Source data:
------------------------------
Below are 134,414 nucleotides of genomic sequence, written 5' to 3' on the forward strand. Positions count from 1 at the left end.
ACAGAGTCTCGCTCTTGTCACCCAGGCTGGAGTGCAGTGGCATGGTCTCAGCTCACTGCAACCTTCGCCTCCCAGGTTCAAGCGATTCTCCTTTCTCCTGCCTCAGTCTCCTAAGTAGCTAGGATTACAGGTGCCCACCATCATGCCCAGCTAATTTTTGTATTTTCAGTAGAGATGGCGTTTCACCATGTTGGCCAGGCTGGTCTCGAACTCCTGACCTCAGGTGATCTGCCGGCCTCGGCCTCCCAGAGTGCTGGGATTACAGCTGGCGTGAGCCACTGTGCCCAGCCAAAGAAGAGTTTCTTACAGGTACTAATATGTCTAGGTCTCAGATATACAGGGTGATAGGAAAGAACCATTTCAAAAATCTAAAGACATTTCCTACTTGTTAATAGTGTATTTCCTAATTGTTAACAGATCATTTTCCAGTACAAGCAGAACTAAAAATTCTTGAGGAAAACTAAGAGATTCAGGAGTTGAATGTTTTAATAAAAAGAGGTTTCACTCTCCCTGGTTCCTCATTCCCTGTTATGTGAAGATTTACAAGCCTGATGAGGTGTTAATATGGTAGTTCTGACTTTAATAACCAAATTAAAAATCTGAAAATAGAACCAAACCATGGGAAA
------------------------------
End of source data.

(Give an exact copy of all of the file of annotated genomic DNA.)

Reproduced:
Below are 134,414 nucleotides of genomic sequence, written 5' to 3' on the forward strand. Positions count from 1 at the left end.
ACAGAGTCTCGCTCTTGTCACCCAGGCTGGAGTGCAGTGGCATGGTCTCAGCTCACTGCAACCTTCGCCTCCCAGGTTCAAGCGATTCTCCTTTCTCCTGCCTCAGTCTCCTAAGTAGCTAGGATTACAGGTGCCCACCATCATGCCCAGCTAATTTTTGTATTTTCAGTAGAGATGGCGTTTCACCATGTTGGCCAGGCTGGTCTCGAACTCCTGACCTCAGGTGATCTGCCGGCCTCGGCCTCCCAGAGTGCTGGGATTACAGCTGGCGTGAGCCACTGTGCCCAGCCAAAGAAGAGTTTCTTACAGGTACTAATATGTCTAGGTCTCAGATATACAGGGTGATAGGAAAGAACCATTTCAAAAATCTAAAGACATTTCCTACTTGTTAATAGTGTATTTCCTAATTGTTAACAGATCATTTTCCAGTACAAGCAGAACTAAAAATTCTTGAGGAAAACTAAGAGATTCAGGAGTTGAATGTTTTAATAAAAAGAGGTTTCACTCTCCCTGGTTCCTCATTCCCTGTTATGTGAAGATTTACAAGCCTGATGAGGTGTTAATATGGTAGTTCTGACTTTAATAACCAAATTAAAAATCTGAAAATAGAACCAAACCATGGGAAA